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Primal Quest gear, part II: Biking

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NOTE FOR READERS: This is the second in a three-part series of columns chronicling the Gear Junkie’s training, gear preparation and competition in Primal Quest, a 10-day adventure race held in Utah June 25 – July 4, 2006.

Primal Quest is headquartered this year in Moab, Utah, a top mountain-biking destination. As such, the race promises to dish up a lot of epic riding on the area’s famous slickrock formations and desert trails.

To prepare for a long haul, I’ve outfitted my mountain bike with lights, bags and components that will — hopefully — get me through the many saddle-sore days and nights I’ll spend in the desert.

Primal Quest biking gear

All members of Team Bulleit, the four-person crew I’m racing with, will ride the Dakar XC Expert, a $2,300 bike made by Jamis Bicycles (www.jamisbikes.com). It’s a dual-suspension model with a Fox F100RL suspension fork and a Fox Float RP3 rear shock. For travel on gravel roads, which are common in adventure racing, the shocks can be locked off to optimize pedaling efficiency. Hydraulic disc brakes from Avid provide abrupt stopping power.

Lighting on the bike is an imperative concern in adventure racing, where much travel is done at night. For my primary light source I will employ the Yukon HL Bike from Princeton Tec ($60; www.princetontec.com), an LED model that runs for about eight hours on three AA batteries in its maximum-brightness mode. Switched to a dimmer secondary mode, the light shines for more than 100 hours.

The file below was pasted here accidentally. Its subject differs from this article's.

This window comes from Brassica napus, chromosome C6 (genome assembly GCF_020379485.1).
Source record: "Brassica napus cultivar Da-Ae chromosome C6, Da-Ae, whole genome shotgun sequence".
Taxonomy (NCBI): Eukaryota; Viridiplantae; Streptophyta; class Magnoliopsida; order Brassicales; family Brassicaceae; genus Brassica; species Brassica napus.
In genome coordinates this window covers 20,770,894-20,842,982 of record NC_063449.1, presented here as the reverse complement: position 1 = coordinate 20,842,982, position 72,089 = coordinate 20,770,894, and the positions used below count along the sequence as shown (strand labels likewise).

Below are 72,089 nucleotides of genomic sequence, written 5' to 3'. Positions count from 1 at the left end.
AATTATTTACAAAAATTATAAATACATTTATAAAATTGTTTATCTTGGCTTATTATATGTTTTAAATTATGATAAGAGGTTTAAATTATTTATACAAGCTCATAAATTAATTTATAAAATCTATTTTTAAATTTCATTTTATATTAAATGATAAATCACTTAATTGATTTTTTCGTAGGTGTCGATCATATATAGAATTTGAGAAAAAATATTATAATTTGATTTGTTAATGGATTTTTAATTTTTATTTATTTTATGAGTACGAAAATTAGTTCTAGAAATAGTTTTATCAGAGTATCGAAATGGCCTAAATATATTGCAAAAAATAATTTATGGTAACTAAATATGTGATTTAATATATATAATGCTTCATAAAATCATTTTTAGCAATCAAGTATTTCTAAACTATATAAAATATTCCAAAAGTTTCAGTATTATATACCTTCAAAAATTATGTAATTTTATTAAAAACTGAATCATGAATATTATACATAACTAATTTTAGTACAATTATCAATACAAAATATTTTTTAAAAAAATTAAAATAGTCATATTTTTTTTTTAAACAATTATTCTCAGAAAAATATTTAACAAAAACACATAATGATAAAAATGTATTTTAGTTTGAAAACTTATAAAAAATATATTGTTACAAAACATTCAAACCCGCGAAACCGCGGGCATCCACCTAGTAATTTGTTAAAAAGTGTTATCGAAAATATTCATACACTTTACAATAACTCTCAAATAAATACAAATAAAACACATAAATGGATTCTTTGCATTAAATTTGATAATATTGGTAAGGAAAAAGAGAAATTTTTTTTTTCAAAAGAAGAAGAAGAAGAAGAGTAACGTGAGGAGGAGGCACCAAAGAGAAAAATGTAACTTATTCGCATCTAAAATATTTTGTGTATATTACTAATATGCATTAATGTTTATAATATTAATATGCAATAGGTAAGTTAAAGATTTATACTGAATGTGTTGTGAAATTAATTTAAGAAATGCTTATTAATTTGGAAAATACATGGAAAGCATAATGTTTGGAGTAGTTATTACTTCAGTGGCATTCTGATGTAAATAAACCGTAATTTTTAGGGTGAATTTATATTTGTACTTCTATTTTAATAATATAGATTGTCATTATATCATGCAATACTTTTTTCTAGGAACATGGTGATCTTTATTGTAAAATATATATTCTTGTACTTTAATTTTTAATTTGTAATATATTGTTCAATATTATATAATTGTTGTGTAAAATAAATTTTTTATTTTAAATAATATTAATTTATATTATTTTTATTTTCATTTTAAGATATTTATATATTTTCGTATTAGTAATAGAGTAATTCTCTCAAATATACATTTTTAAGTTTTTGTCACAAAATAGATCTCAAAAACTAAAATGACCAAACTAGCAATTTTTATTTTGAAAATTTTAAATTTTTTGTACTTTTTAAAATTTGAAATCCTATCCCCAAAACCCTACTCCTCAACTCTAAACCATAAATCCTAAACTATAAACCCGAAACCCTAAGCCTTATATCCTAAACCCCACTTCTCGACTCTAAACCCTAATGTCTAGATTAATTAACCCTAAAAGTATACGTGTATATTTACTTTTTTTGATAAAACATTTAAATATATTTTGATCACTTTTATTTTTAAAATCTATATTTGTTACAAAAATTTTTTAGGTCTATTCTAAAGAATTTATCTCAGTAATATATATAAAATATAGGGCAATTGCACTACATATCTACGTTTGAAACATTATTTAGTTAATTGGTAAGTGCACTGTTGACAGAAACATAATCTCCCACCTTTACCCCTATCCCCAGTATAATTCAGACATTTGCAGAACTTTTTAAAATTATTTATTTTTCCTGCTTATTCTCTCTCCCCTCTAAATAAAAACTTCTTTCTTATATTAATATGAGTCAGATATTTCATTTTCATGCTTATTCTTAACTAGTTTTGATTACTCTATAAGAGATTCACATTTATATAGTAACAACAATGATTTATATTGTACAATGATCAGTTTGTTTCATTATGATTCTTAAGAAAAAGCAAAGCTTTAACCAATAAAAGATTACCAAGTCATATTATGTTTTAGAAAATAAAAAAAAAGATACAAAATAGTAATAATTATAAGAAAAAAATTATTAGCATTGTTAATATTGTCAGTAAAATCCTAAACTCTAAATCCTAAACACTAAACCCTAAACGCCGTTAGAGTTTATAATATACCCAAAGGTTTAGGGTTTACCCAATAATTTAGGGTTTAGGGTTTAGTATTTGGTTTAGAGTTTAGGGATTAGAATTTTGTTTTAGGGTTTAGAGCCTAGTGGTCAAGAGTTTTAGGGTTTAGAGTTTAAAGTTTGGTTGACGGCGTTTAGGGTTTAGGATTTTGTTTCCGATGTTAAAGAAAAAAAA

My big-gun light — the Arc Li-ion Ultra from Light & Motion (www.bikelights.com) — puts out an amazingly bright beam. When the terrain gets tough during the wee hours I’ll switch off the Princeton Tec light and turn on the Light & Motion. The HID light is nearly as bright as headlights on a car, allowing you to cruise through the woods on tough singletrack trails in a virtual window of daylight.

The Arc Li-ion Ultra, which costs a hefty $600, runs on a rechargeable battery that provides six hours of shine time.

Topeak’s MTX BeamRack paired with the MTX TrunkBag EXP provide generous storage capacity for food, water and spare tubes. At $48, the MTX BeamRack is a 20-inch rack that attaches to the bike’s seatpost via a quick-release clamp. Sitting on this rack, the $63 MTX TrunkBag EXP has side panels that expand into panniers. Fully stuffed, the bag can hold about 1,030 cubic inches of gear, according to the company (www.topeak.com).

Snacks will be kept in the Bento Box, a small nylon container that mounts on the top tube behind the handlebars. The $16 product provides quick access to energy bars and other concessions.

For apparel, I’ll wear a mix of new products and comfortable older items, like my well-used and loved shoes, jersey and gloves, all of which are from Answer Products (www.answerproducts.com). My bike shorts — the Castelli YPro Short (www.castelli-us.com) — are new. These $150 shorts are of a road-biking ilk, though a comfy fit makes them appropriate for long races like Primal Quest, too.

On my head is the Bell Sweep XC, a $140 model I’ve been using for the past year or so (www.bellbikehelmets.com). My socks are Smartwool Adrenaline LT Mini Crew, a cushy and durable wool hybrid ($15; www.smartwool.com).

Finally, for hydration, I’ll be relying on Camelbak and its generous 100 ounce Omega reservoir ($30; www.camelbak.com). This hose-equipped water bladder stuffs free inside any backpack. Its big holding capacity will keep me slurping for hours under the hot desert sun.

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